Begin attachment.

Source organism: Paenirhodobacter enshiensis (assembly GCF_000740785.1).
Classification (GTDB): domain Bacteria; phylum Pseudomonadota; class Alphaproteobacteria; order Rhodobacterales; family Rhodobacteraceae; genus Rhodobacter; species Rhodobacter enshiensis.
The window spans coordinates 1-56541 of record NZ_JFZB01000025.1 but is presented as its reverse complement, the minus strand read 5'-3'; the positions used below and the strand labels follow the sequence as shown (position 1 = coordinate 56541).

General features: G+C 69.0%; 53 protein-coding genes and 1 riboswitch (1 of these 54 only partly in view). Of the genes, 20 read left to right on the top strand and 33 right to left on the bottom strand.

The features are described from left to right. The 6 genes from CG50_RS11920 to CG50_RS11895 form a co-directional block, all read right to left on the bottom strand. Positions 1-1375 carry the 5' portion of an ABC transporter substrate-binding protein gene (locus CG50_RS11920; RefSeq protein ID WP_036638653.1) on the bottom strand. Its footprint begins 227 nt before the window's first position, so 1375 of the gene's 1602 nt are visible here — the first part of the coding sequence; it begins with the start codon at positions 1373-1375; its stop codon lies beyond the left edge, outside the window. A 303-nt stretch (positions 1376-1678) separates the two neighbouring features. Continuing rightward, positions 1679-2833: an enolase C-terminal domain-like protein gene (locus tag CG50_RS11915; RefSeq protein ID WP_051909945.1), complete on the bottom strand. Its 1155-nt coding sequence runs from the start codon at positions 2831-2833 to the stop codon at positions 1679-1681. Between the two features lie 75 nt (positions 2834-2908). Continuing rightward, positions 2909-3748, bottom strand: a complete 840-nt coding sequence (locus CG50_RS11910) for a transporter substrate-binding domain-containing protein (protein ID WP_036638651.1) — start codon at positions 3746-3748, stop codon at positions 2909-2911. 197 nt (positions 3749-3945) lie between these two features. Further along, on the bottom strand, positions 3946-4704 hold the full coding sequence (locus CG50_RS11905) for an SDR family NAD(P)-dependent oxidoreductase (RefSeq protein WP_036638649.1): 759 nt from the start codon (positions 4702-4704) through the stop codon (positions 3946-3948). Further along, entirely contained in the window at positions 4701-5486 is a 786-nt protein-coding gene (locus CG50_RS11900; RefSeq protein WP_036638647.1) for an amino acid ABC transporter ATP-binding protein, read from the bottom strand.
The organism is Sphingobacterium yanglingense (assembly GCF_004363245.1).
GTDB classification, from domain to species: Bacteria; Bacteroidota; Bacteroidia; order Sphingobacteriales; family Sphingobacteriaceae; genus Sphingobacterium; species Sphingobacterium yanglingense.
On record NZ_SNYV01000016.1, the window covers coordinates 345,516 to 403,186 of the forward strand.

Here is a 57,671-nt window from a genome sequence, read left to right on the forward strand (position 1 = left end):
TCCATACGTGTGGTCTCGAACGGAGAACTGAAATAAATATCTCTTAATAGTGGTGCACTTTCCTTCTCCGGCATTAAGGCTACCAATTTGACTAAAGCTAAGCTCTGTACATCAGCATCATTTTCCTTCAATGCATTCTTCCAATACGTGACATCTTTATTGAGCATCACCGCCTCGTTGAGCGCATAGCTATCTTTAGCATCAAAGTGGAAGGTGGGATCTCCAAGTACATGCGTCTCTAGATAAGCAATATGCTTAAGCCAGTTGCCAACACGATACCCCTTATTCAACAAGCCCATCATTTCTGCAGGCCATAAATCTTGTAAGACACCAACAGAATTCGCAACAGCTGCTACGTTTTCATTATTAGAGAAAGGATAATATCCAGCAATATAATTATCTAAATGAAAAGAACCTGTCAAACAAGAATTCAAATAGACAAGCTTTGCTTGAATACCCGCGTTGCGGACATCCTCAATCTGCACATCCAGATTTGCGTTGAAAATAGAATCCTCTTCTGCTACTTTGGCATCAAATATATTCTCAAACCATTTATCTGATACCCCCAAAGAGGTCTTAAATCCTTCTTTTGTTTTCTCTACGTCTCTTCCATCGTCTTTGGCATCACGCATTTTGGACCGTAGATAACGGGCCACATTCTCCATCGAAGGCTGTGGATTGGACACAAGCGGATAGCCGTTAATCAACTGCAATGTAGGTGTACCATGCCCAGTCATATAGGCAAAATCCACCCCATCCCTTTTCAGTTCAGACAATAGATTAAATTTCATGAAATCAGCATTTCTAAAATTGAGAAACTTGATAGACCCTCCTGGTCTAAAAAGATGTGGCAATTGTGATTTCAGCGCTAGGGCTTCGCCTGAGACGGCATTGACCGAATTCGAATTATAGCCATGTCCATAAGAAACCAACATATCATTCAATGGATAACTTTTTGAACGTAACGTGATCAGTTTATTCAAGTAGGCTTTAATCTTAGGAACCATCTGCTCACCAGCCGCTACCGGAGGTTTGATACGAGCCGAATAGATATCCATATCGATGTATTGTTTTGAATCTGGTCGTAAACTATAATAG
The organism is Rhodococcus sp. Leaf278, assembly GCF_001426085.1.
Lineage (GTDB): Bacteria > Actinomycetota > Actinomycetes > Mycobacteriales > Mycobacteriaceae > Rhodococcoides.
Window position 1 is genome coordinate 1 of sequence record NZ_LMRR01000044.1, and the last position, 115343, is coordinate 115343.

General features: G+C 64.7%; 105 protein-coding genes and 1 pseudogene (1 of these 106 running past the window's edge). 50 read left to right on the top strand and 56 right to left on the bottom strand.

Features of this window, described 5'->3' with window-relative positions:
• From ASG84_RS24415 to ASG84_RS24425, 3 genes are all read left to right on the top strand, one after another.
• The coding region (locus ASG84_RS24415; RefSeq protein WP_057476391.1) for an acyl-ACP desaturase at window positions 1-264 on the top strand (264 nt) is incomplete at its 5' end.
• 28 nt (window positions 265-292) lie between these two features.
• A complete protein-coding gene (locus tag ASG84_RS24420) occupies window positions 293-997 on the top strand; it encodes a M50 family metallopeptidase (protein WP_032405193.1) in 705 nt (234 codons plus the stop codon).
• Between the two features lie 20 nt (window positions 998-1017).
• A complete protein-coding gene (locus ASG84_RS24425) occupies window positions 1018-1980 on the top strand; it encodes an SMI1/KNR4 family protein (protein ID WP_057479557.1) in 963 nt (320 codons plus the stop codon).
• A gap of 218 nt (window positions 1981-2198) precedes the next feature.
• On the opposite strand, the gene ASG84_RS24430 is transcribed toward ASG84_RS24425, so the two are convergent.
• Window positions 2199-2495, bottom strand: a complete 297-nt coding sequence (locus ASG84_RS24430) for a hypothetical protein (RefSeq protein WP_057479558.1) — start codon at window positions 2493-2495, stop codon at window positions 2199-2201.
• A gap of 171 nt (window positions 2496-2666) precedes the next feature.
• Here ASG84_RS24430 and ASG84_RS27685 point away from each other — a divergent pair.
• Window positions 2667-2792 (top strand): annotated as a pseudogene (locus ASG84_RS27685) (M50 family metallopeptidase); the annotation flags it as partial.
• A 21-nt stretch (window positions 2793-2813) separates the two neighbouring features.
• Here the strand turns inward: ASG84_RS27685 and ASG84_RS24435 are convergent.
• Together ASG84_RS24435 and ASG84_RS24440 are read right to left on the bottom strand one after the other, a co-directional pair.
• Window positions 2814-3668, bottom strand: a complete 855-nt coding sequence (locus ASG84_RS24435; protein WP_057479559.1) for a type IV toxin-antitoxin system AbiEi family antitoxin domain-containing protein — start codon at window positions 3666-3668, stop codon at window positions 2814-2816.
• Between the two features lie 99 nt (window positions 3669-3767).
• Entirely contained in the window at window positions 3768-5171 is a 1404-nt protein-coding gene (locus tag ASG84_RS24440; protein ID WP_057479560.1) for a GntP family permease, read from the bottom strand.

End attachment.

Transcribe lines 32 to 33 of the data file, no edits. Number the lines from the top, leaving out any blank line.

• Between the two features lie 99 nt (window positions 3669-3767).
• Entirely contained in the window at window positions 3768-5171 is a 1404-nt protein-coding gene (locus tag ASG84_RS24440; protein ID WP_057479560.1) for a GntP family permease, read from the bottom strand.